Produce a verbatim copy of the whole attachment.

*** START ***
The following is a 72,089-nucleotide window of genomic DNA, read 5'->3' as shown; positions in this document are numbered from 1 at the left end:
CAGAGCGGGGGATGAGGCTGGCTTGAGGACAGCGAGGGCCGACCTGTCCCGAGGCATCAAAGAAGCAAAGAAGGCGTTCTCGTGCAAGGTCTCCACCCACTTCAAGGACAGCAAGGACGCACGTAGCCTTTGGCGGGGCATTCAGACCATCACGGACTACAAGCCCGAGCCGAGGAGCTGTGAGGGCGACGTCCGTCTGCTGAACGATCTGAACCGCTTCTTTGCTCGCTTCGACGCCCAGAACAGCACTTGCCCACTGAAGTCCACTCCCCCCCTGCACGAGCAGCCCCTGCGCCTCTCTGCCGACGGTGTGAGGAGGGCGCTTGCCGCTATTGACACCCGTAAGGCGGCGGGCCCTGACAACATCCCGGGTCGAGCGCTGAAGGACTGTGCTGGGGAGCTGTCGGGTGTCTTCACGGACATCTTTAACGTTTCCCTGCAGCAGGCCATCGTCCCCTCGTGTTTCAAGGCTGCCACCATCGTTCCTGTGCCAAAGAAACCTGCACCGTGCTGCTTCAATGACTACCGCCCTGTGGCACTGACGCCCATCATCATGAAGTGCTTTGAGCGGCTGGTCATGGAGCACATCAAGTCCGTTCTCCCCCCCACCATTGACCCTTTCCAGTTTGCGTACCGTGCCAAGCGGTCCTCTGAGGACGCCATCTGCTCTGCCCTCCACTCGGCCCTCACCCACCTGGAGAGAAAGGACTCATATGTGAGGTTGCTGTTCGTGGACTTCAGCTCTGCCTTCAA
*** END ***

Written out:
The following is a 72,089-nucleotide window of genomic DNA, read 5'->3' as shown; positions in this document are numbered from 1 at the left end:
CAGAGCGGGGGATGAGGCTGGCTTGAGGACAGCGAGGGCCGACCTGTCCCGAGGCATCAAAGAAGCAAAGAAGGCGTTCTCGTGCAAGGTCTCCACCCACTTCAAGGACAGCAAGGACGCACGTAGCCTTTGGCGGGGCATTCAGACCATCACGGACTACAAGCCCGAGCCGAGGAGCTGTGAGGGCGACGTCCGTCTGCTGAACGATCTGAACCGCTTCTTTGCTCGCTTCGACGCCCAGAACAGCACTTGCCCACTGAAGTCCACTCCCCCCCTGCACGAGCAGCCCCTGCGCCTCTCTGCCGACGGTGTGAGGAGGGCGCTTGCCGCTATTGACACCCGTAAGGCGGCGGGCCCTGACAACATCCCGGGTCGAGCGCTGAAGGACTGTGCTGGGGAGCTGTCGGGTGTCTTCACGGACATCTTTAACGTTTCCCTGCAGCAGGCCATCGTCCCCTCGTGTTTCAAGGCTGCCACCATCGTTCCTGTGCCAAAGAAACCTGCACCGTGCTGCTTCAATGACTACCGCCCTGTGGCACTGACGCCCATCATCATGAAGTGCTTTGAGCGGCTGGTCATGGAGCACATCAAGTCCGTTCTCCCCCCCACCATTGACCCTTTCCAGTTTGCGTACCGTGCCAAGCGGTCCTCTGAGGACGCCATCTGCTCTGCCCTCCACTCGGCCCTCACCCACCTGGAGAGAAAGGACTCATATGTGAGGTTGCTGTTCGTGGACTTCAGCTCTGCCTTCAA